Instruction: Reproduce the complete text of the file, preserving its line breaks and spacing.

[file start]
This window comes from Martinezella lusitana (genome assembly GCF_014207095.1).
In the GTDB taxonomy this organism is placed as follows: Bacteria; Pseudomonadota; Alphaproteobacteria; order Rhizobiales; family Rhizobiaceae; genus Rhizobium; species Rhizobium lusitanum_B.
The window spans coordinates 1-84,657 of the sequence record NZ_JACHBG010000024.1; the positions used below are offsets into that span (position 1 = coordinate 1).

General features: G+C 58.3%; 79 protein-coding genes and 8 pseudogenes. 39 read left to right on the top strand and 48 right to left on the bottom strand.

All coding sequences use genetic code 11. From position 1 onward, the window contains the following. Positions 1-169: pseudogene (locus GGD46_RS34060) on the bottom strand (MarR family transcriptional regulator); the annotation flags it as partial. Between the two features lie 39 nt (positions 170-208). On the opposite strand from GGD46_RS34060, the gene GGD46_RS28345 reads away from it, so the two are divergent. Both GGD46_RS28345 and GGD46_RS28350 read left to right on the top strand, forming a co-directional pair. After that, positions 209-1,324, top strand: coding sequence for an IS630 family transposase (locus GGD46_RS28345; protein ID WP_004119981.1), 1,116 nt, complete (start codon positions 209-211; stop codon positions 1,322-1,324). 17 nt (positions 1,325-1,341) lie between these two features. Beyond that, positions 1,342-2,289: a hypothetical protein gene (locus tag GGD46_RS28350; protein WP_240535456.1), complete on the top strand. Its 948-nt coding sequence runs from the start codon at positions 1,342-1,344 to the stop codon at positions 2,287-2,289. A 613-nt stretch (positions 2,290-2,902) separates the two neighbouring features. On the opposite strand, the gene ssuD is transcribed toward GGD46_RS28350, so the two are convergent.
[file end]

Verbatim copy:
This window comes from Martinezella lusitana (genome assembly GCF_014207095.1).
In the GTDB taxonomy this organism is placed as follows: Bacteria; Pseudomonadota; Alphaproteobacteria; order Rhizobiales; family Rhizobiaceae; genus Rhizobium; species Rhizobium lusitanum_B.
The window spans coordinates 1-84,657 of the sequence record NZ_JACHBG010000024.1; the positions used below are offsets into that span (position 1 = coordinate 1).

General features: G+C 58.3%; 79 protein-coding genes and 8 pseudogenes. 39 read left to right on the top strand and 48 right to left on the bottom strand.

All coding sequences use genetic code 11. From position 1 onward, the window contains the following. Positions 1-169: pseudogene (locus GGD46_RS34060) on the bottom strand (MarR family transcriptional regulator); the annotation flags it as partial. Between the two features lie 39 nt (positions 170-208). On the opposite strand from GGD46_RS34060, the gene GGD46_RS28345 reads away from it, so the two are divergent. Both GGD46_RS28345 and GGD46_RS28350 read left to right on the top strand, forming a co-directional pair. After that, positions 209-1,324, top strand: coding sequence for an IS630 family transposase (locus GGD46_RS28345; protein ID WP_004119981.1), 1,116 nt, complete (start codon positions 209-211; stop codon positions 1,322-1,324). 17 nt (positions 1,325-1,341) lie between these two features. Beyond that, positions 1,342-2,289: a hypothetical protein gene (locus tag GGD46_RS28350; protein WP_240535456.1), complete on the top strand. Its 948-nt coding sequence runs from the start codon at positions 1,342-1,344 to the stop codon at positions 2,287-2,289. A 613-nt stretch (positions 2,290-2,902) separates the two neighbouring features. On the opposite strand, the gene ssuD is transcribed toward GGD46_RS28350, so the two are convergent.